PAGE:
nerd alert: krugman and the primacy of a concept

Paul Krugman writes:

It wasn’t until the Arabs invented Arabic numerals that the liquidity trap became a possibility.

Very erudite, very intellectual, very historically astute. But is it true? The liquidity trap describes a point at which a central bank’s infusion of cash into an economy fails to stimulate the economy because returns are already so low that people prefer to hoard cash. (Feel free to elaborate on, or correct, my amateurish description.) I’m very happy with the idea that the concept of zero has to predate economic behavior that worries about (sub)zero returns, but I would have thought economists would think it’s the actual existence of zero, not the concept of it, that drives the liquidity trap.

Author: andrewperrin

University of North Carolina, Chapel Hill

4 thoughts on “nerd alert: krugman and the primacy of a concept”

  1. It’s worth noting that there wasn’t an “economy” to infuse cash into it until the 1930s (for a quick take, look here. See also Suttles 2011). So I don’t know how much it’s worth worrying about how the non-existence of the zero affected the economy and the possibility of a liquidity trap. But it was a fun jibe.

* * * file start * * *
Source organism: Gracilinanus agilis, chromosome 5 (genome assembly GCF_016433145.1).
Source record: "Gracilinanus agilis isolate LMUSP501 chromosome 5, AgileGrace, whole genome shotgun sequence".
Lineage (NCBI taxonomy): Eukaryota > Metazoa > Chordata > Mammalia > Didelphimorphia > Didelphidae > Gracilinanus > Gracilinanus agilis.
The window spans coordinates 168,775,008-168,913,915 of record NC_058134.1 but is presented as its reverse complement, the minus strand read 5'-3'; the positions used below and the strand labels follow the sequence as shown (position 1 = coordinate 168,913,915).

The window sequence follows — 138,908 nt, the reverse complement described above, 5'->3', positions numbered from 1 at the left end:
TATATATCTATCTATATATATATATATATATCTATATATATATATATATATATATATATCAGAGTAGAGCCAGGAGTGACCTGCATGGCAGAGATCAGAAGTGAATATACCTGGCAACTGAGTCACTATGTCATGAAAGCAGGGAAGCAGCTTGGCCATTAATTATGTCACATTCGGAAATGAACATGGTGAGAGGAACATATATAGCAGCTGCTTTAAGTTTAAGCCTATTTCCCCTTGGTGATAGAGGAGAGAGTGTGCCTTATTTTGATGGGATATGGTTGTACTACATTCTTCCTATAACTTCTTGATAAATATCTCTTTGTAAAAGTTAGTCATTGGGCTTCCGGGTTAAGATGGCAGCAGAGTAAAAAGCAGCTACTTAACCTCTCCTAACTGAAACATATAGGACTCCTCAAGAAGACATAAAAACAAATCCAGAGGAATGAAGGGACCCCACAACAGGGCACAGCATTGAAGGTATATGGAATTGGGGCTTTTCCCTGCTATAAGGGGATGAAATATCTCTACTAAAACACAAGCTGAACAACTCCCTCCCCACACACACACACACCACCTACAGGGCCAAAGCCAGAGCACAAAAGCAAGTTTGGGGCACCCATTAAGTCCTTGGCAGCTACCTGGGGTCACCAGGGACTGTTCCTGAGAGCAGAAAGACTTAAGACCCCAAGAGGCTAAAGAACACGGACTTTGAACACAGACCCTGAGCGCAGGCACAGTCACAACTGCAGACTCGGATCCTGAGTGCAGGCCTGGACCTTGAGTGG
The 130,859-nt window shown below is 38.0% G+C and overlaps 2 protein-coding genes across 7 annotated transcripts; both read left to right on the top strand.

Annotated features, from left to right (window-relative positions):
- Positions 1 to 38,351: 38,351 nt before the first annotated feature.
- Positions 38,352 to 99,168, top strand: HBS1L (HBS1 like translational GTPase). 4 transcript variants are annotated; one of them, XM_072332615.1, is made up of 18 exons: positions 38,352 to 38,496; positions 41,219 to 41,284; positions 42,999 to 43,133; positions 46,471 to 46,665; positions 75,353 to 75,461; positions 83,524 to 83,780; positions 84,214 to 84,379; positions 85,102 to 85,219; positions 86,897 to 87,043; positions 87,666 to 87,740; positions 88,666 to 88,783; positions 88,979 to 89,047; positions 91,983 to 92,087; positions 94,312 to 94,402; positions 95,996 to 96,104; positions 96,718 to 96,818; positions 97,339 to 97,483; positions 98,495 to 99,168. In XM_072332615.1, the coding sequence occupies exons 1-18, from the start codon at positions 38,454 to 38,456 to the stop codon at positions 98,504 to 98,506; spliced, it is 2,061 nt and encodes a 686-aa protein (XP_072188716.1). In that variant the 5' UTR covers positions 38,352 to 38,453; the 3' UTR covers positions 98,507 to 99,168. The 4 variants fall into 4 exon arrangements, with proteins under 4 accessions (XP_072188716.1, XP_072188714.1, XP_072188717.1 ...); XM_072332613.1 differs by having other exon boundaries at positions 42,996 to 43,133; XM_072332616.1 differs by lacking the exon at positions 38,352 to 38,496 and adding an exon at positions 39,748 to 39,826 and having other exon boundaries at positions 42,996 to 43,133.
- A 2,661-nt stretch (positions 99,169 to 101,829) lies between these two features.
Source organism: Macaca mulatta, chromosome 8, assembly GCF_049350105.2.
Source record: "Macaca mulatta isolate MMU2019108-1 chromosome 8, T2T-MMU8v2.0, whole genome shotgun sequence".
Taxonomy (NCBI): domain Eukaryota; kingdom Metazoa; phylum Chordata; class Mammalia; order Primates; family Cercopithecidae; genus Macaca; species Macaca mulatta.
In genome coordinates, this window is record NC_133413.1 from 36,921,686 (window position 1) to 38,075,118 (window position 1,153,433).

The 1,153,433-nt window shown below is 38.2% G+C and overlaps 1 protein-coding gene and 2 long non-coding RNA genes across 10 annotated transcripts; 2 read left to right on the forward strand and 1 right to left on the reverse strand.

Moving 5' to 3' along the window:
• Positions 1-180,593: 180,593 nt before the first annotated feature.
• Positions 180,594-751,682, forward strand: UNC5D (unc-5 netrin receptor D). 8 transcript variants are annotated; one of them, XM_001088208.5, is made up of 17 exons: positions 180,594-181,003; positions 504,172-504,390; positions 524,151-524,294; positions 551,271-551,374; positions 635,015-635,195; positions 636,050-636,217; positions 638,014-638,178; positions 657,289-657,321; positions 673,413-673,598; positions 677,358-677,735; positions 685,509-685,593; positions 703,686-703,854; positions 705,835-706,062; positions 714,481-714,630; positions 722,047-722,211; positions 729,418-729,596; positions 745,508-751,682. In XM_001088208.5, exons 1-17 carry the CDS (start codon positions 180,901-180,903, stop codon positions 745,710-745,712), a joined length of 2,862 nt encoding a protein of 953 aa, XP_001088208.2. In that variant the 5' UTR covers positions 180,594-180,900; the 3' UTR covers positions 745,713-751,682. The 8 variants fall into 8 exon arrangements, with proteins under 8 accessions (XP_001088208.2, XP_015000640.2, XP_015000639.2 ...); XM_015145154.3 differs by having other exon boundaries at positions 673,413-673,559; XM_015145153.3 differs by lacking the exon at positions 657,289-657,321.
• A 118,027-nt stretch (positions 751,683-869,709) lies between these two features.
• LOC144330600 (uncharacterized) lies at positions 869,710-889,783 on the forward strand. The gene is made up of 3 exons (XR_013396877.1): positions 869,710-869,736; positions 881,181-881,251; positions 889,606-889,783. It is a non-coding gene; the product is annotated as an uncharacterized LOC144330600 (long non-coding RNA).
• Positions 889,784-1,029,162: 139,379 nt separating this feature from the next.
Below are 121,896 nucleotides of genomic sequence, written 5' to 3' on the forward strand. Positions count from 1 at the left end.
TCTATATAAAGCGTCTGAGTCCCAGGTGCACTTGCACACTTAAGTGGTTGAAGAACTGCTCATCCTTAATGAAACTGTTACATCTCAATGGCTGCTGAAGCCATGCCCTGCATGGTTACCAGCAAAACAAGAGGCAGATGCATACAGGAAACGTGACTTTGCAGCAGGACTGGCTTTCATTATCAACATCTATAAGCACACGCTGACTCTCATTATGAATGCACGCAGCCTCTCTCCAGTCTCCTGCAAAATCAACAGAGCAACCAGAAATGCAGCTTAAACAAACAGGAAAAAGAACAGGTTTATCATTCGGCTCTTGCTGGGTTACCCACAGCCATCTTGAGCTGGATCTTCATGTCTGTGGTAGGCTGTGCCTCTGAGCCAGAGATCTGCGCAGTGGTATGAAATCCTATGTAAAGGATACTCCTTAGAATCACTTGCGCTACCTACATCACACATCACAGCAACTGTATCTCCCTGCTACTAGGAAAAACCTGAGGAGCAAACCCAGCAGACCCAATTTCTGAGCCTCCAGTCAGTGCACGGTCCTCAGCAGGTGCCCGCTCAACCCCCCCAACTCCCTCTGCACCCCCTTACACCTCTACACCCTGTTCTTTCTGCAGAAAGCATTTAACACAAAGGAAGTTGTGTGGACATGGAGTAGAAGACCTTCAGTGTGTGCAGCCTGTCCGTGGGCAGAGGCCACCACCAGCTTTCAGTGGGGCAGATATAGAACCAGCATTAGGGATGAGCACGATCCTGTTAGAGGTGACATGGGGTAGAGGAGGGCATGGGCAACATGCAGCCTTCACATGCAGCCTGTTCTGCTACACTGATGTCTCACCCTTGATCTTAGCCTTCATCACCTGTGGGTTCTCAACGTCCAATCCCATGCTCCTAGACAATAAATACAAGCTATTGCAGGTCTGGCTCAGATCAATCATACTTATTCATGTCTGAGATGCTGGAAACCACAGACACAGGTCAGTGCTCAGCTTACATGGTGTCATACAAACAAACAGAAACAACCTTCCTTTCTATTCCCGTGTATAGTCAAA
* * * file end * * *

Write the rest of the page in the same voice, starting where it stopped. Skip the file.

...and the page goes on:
1. Thanks, I use it in my prospectus (currently under construction) on the topic as well. Short answer: no, I don’t know why the decline post-1990. NGrams is a bit frustrating as you can’t see the texts themselves to get a sense of what’s going on, so I use JStor’s DFR more often for making strong claims about exact timing of anything (but that, of course, is restricted to academic texts). There, you see a leveling off but not a decline (ignoring the past 5 years, as JStor’s moving wall makes their corpus much smaller for recent years).


Leave a Reply

Please log in using one of these methods to post your comment: Logo

You are commenting using your account. Log Out /  Change )

Twitter picture

You are commenting using your Twitter account. Log Out /  Change )

Facebook photo

You are commenting using your Facebook account. Log Out /  Change )

Connecting to %s

This site uses Akismet to reduce spam. Learn how your comment data is processed.

%d bloggers like this: